Lauren Lovette personifies the intertwining of dance and choreography, moving seamlessly from one to the other. Her work has been commissioned and performed by leading dance companies and festivals, including the New York City Ballet, American Ballet Theatre, the Vail International Dance Festival, American Ballet Theatre Studio Company, the Paul Taylor Dance Company, Nevada Ballet Theatre, as well as a self-produced evening entirely of her own work in which she also danced, Why It Matters.
She began creating dance as a ballet student, for a 2007 choreographic workshop showing at the School of American Ballet (SAB). Another ballet, for the 2008 workshop, was soon followed by her being selected to create a work for the 2009 New York Choreographic Institute.
In 2016, Lovette, then a relatively new principal dancer, was asked to choreograph her first piece, that then premiered at the New York City Ballet Fall Fashion Gala. In 2017, she choreographed for the Vail International Dance Festival, the NYCB Fall Season Gala, and the American Ballet Theatre Studio Company. She was awarded the Virginia B. Toulmin Fellowship at the Center for Ballet and the Arts at New York University in fall of 2018, and a year later created a work for the 2019 Fall Fashion Gala at NYCB. Her work at NYCB is noteworthy, forging a path for other female choreographers in an area of dance that has notably been predominantly male.
Born in Thousand Oaks, CA, Lovette began studying ballet at the age of 11 at the Cary Ballet Conservatory in Cary, NC. She enrolled at SAB as a full-time student in 2006. In October 2009, Ms. Lovette became an apprentice with NYCB and joined the Company as a member of the corps de ballet in September 2010. Promoted to soloist in February 2013 and to principal dancer in June 2015, she stepped down from her position at the company in 2021 to embark on a career devoted to dance and choreography in more equal measure. Ms. Lovette received the Clive Barnes Award for dance in December 2012 and was the 2012-2013 recipient of the Janice Levin Award.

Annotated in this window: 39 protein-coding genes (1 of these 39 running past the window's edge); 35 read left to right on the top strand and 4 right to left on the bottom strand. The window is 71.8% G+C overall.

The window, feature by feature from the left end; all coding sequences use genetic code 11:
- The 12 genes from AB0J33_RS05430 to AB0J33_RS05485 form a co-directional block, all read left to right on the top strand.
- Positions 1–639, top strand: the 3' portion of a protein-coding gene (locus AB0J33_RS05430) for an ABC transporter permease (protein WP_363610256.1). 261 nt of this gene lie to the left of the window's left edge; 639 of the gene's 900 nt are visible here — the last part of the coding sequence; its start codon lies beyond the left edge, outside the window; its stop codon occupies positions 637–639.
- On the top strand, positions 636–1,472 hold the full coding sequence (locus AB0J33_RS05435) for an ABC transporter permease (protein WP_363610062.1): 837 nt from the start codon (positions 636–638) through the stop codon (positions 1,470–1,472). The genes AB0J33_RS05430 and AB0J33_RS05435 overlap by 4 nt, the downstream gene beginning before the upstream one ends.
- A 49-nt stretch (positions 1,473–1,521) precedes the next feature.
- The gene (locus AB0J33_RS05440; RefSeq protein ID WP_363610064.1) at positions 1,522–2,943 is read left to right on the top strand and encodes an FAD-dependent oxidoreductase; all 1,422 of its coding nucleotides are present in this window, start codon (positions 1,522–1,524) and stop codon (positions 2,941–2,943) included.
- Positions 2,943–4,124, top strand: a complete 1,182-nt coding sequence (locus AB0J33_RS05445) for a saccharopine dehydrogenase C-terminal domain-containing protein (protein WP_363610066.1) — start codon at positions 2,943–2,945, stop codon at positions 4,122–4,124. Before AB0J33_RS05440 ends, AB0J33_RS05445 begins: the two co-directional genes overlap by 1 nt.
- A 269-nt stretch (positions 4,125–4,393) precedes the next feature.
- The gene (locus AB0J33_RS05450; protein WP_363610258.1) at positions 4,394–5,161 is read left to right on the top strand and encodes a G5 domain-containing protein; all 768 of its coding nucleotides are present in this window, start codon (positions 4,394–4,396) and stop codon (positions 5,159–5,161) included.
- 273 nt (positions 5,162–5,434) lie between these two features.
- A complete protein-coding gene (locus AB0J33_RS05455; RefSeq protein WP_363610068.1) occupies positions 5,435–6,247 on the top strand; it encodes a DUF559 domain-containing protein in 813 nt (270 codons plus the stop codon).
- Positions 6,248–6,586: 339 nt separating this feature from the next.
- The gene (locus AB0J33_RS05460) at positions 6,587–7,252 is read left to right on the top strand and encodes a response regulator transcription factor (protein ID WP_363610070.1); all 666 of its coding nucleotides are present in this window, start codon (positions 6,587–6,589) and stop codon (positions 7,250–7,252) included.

Bettie de Jong was born in Sumatra, Indonesia, and in 1946 moved to Holland, where she continued her early training in dance and mime. Her first professional engagement was with the Netherlands Pantomime Company. After coming to New York City to study at the Martha Graham School, she performed with the Graham Company, the Pearl Lang Company, John Butler and Lucas Hoving, and was seen on CBS- TV with Rudolf Nureyev in a duet choreographed by Paul Taylor. Ms. de Jong joined the Taylor Company in 1962. Noted for her strong stage presence and long line, she was Mr. Taylor’s favorite dancing partner and, as Rehearsal Director, was his surrogate in the studio and on tour for more than 40 years. In 2019, she received the 2019 Balasaraswati/Joy Anne Dewey Beinecke Endowed Chair for Distinguished Teaching Award from American Dance Festival for her substantial contributions to the sustainment of the Taylor legacy.
Cathy McCann was a member of the Paul Taylor Dance Company for 13 years. Among the 18 dances Mr. Taylor made on her were Mercuric Tidings, Brandenburgs, Musical Offering and Sunset. She was featured in five Taylor television specials, including the 1991 Emmy Award-winning Speaking in Tongues. In 1991, Mikhail Baryshnikov invited her to join the White Oak Dance Project, where she performed works by Mark Morris and Lar Lubovitch. Ms. McCann has staged Taylor dances for American Ballet Theatre, Alvin Ailey American Dance Theater, San Francisco Ballet, Paris Opera Ballet and Washington Ballet, among others, and her own choreography has been presented at New York City Center. She has been a faculty member of Adelphi University, Barnard College and Hofstra University, and has taught at the American Dance Festival and Jacob’s Pillow Dance Festival. She was appointed Director of Taylor 2 in March 2019, and became Rehearsal Director in May 2020.
Carolyn is married to former Paul Taylor dancer, Robert Kahn. They have 2 adult children, Sandra and Vitali and a grandson, Gunnie.
Carolyn Adams in West of Eden, photo by Ken Duncan.